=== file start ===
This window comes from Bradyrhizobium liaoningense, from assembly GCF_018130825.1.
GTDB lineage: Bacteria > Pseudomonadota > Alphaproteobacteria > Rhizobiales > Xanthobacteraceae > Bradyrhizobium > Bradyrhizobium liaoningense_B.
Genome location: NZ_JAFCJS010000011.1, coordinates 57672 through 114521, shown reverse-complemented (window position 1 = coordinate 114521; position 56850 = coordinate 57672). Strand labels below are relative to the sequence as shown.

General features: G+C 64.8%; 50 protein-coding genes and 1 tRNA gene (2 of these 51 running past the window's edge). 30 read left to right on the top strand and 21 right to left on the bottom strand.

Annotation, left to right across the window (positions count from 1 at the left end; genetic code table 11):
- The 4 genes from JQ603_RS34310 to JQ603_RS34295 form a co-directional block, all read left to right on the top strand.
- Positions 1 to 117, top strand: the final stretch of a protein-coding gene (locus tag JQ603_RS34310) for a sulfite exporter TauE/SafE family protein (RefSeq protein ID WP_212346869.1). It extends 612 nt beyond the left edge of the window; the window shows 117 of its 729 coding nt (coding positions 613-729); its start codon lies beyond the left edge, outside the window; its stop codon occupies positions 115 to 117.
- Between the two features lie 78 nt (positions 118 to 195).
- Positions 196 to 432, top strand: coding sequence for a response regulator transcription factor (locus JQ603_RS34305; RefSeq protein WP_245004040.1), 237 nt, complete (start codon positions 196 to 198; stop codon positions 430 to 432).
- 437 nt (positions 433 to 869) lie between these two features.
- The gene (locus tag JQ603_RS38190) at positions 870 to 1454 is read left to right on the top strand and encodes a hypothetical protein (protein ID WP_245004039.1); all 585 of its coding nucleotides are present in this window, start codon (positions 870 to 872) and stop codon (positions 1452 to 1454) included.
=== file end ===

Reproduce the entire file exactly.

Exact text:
This window comes from Bradyrhizobium liaoningense, from assembly GCF_018130825.1.
GTDB lineage: Bacteria > Pseudomonadota > Alphaproteobacteria > Rhizobiales > Xanthobacteraceae > Bradyrhizobium > Bradyrhizobium liaoningense_B.
Genome location: NZ_JAFCJS010000011.1, coordinates 57672 through 114521, shown reverse-complemented (window position 1 = coordinate 114521; position 56850 = coordinate 57672). Strand labels below are relative to the sequence as shown.

General features: G+C 64.8%; 50 protein-coding genes and 1 tRNA gene (2 of these 51 running past the window's edge). 30 read left to right on the top strand and 21 right to left on the bottom strand.

Annotation, left to right across the window (positions count from 1 at the left end; genetic code table 11):
- The 4 genes from JQ603_RS34310 to JQ603_RS34295 form a co-directional block, all read left to right on the top strand.
- Positions 1 to 117, top strand: the final stretch of a protein-coding gene (locus tag JQ603_RS34310) for a sulfite exporter TauE/SafE family protein (RefSeq protein ID WP_212346869.1). It extends 612 nt beyond the left edge of the window; the window shows 117 of its 729 coding nt (coding positions 613-729); its start codon lies beyond the left edge, outside the window; its stop codon occupies positions 115 to 117.
- Between the two features lie 78 nt (positions 118 to 195).
- Positions 196 to 432, top strand: coding sequence for a response regulator transcription factor (locus JQ603_RS34305; RefSeq protein WP_245004040.1), 237 nt, complete (start codon positions 196 to 198; stop codon positions 430 to 432).
- 437 nt (positions 433 to 869) lie between these two features.
- The gene (locus tag JQ603_RS38190) at positions 870 to 1454 is read left to right on the top strand and encodes a hypothetical protein (protein ID WP_245004039.1); all 585 of its coding nucleotides are present in this window, start codon (positions 870 to 872) and stop codon (positions 1452 to 1454) included.